Casey Dreier: So what will Congress have the stomach to actually spend, and then once they set their own cap, how much will be left to fund these increases in NASA? And that's uncertain. We no longer have these self-imposed budget caps of sequestration going back to the 2012 legislation. We're past that now. So the Congress has more flexibility to set overall spending amounts. Politically, there's going to be a fight about it. Democrats do run the Senate and the house with a very slim margins, but they do run it. You cannot filibuster spending legislation. So that to me suggests there's a likely, increases can be likely. There's going to be a bit of horse trading, and I think the biggest question is going to be whether NASA will be allowed to maintain a single selection for the Human Landing System.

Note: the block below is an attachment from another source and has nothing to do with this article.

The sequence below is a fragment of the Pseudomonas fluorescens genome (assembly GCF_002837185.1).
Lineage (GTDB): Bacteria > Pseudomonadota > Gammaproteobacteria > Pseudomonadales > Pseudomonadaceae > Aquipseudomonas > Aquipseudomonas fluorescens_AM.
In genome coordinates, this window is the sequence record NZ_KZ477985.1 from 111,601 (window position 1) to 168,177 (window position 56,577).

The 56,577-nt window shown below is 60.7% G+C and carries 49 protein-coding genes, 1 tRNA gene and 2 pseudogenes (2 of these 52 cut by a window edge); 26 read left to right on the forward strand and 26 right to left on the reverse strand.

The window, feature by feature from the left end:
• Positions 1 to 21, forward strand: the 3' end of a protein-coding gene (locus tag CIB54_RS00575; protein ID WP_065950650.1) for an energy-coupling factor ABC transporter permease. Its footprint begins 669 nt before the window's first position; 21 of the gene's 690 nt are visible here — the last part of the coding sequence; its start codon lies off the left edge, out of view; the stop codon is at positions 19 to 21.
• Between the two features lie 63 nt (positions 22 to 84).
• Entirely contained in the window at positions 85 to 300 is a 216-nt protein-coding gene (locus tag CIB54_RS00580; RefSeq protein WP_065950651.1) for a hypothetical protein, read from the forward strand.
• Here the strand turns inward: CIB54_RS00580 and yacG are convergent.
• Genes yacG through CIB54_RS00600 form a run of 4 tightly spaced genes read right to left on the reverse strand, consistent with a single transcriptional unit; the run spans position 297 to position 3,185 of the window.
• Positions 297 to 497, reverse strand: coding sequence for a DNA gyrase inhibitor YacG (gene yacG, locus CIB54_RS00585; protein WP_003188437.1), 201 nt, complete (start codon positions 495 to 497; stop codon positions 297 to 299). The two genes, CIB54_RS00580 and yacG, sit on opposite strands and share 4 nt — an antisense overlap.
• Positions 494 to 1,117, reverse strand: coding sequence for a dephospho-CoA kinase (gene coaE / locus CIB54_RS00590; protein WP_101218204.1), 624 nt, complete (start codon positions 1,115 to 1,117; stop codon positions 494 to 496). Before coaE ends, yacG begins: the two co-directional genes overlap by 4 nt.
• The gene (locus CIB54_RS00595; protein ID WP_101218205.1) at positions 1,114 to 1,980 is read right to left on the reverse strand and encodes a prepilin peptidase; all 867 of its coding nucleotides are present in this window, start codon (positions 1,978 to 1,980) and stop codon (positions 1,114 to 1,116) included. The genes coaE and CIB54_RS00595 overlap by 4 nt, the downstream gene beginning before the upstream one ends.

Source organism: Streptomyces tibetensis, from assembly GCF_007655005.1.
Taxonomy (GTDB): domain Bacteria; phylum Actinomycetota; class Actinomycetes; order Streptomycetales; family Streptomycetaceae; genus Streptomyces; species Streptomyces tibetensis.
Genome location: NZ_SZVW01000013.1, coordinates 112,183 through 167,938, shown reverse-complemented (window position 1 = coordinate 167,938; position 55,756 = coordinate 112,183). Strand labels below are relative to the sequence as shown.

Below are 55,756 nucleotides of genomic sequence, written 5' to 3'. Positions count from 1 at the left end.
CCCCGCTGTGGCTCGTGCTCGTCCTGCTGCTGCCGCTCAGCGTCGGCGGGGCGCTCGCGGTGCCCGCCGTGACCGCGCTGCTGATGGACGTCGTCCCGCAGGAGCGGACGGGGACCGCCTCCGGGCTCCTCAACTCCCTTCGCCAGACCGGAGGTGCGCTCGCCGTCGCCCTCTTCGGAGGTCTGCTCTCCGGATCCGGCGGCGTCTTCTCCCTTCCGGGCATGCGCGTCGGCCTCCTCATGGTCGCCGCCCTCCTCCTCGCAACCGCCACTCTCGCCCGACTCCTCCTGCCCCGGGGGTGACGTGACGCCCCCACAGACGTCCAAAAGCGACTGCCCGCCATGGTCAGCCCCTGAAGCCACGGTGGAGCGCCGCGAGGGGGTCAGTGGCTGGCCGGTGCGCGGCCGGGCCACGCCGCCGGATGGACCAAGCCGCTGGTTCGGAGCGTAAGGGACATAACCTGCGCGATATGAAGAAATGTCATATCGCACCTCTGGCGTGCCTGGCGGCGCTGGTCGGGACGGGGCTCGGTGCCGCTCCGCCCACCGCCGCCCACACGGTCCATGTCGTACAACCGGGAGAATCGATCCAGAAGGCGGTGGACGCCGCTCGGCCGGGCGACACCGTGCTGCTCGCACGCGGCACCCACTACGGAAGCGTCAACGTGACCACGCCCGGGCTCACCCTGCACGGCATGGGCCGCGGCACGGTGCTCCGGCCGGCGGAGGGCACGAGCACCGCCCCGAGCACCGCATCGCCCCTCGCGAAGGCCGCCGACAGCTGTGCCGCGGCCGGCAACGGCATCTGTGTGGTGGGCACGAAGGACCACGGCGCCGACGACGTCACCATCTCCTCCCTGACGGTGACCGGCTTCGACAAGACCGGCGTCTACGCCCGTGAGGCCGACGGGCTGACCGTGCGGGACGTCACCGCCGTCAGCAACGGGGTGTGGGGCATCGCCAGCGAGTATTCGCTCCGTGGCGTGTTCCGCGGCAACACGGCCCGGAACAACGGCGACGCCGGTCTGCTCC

Casey Dreier: We're seeing this coming through separate legislation now that would mandate NASA select a second provider. It would authorize, but critically not actually give the money appropriate, an additional $10 billion over the next five years, but then if that's the case, even if they do appropriate it, does that mean we don't see the same increases that would otherwise have gone to the science missions, that would otherwise have gone to space technology, that would otherwise go to Gateway or other parts of Artemis. So selecting another Human Landing System would add a burden of many additional billions of dollars on NASA that it doesn't necessarily need that burden right now, if it wants to keep doing all of these other things. That is the tension that will be moving forward.